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شنبه 12 اردیبهشت‌ماه سال 1388 ساعت 10:14 ق.ظ

گ Hi there friend 

English literature is full of literati and poem composer whose some of novels and poems have diffrents fans from diffrent placed around the globe. 

Here I am going to introduce some of those popular people in english literature .  

 

 

Katharine Brush (August 15, 1902 - June 10, 1952) was a United States author. Her short story Birthday Party appeared on the 2005 Advanced Placement English Literature Exam; the story was originally published in The New Yorker's Fiction section in 1946. Brush's Connecticut home was featured on an episode of HGTV's "If Walls could Talk".

According to her autobiographical collection of works, This Is On Me (1940) OCLC 26043754, Katharine Brush was born Katharine Ingham in Middletown, Connecticut. Ms. Brush did not attend college, but instead began working as a columnist for the Boston Traveler. During her career she published multiple short stories in serial magazines like College Humor and Cosmopolitan; the best known of these were collected in a book titled Night Club (1929). Brush's works are characterized by her involving narrative style and wit.

Her works include:

Glitter,

Young Man of Manhattan (1930)

Mannequin,

Red Headed Woman, (1931), which was made into a movie starring Jean Harlow

This Man and This Woman, and

 This Is On Me (1940) 

 From Wikipedia 

 

 

Charles John Huffam Dickens, FRSA (IPA: /ˈtʃɑːlz ˈdɪkɪnz/; 7 February 1812 – 9 June 1870), pen-name "Boz", was the most popular English novelist of the Victorian era. He was a vigorous social campaigner, both in his own personal endeavours as well as through the recurrent themes of his literary enterprise.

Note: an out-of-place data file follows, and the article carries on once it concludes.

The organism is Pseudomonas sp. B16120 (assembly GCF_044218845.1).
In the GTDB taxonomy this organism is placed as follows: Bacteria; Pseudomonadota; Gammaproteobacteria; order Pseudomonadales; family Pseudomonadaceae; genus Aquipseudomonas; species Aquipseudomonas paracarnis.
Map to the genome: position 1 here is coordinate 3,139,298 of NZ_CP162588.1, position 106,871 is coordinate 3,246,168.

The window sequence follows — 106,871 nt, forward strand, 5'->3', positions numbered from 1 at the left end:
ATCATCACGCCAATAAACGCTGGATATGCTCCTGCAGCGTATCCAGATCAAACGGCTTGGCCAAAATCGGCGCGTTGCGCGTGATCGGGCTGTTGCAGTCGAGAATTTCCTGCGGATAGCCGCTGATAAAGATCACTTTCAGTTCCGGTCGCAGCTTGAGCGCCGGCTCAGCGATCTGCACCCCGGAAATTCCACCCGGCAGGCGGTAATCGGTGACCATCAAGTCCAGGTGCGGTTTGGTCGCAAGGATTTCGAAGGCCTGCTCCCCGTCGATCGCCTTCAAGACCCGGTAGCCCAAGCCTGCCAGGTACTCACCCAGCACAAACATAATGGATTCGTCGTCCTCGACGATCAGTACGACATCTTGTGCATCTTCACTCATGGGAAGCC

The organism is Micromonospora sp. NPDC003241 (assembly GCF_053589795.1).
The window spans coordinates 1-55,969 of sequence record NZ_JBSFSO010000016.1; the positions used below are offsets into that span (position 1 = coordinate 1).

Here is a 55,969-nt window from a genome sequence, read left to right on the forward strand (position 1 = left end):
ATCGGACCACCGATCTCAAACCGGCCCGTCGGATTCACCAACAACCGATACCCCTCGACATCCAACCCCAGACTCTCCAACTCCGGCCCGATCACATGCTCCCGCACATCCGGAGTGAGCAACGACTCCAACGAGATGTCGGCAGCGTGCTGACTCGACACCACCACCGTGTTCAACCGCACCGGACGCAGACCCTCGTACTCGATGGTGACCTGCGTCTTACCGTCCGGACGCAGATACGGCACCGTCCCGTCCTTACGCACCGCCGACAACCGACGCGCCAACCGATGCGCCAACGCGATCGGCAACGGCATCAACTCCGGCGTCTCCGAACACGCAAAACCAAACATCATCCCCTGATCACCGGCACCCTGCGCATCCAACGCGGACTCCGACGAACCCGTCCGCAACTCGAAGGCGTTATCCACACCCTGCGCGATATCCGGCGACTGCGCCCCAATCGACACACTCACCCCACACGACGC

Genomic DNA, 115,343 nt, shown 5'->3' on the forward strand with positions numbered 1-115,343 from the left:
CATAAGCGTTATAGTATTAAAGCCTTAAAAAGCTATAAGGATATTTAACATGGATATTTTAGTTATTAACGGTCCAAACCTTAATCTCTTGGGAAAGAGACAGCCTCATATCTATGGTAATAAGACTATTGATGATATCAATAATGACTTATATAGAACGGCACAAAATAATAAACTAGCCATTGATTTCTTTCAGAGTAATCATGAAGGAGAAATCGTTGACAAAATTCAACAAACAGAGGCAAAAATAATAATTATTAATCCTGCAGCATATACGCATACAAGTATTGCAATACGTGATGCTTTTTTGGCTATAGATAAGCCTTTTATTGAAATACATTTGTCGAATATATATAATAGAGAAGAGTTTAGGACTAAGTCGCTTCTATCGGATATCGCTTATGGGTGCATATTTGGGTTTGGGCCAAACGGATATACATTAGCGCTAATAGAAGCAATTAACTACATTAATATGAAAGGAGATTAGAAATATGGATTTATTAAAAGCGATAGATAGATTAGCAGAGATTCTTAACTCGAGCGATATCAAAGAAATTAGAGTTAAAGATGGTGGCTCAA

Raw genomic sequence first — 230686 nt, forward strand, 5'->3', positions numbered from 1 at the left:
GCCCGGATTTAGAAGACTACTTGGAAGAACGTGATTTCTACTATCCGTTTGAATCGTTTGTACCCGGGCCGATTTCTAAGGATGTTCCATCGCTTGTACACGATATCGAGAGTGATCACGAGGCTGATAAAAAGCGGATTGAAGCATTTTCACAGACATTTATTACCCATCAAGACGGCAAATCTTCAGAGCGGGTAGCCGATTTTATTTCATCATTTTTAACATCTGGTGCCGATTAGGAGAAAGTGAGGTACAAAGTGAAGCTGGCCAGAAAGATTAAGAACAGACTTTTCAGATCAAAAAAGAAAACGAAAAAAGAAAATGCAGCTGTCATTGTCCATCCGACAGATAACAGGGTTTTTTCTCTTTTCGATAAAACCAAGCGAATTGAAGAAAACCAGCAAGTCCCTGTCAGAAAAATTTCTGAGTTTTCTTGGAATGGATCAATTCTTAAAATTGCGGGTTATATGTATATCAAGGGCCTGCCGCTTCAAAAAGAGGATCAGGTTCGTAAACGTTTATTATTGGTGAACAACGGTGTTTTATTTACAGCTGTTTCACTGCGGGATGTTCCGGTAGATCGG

Critics George Gissing and G. K. Chesterton championed Dickens's mastery of prose, his endless invention of unique, clever personalities, and his powerful social sensibilities, but fellow writers such as George Henry Lewes, Henry James, and Virginia Woolf faulted his work for sentimentality, implausible occurrences, and grotesque characterizations.[1]

The popularity of Dickens's novels and short stories has meant that they have never gone out of print.[2][3] Many of Dickens's novels first appeared in periodicals and magazines in serialised form—a popular format for fiction at the time—and, unlike many other authors who completed entire novels before serial production commenced, Dickens often composed his works in parts, in the order in which they were meant to appear. Such a practice lent his stories a particular rhythm, punctuated by one minor "cliffhanger" after another, to keep the public looking forward to the next installment 

 

 From Wikipedia  

 

Mary Anne (Mary Ann, Marian) Evans (22 November 1819 – 22 December 1880), better known by her pen name George Eliot, was an English novelist. She was one of the leading writers of the Victorian era. Her novels, largely set in provincial England, are well known for their realism and psychological insight.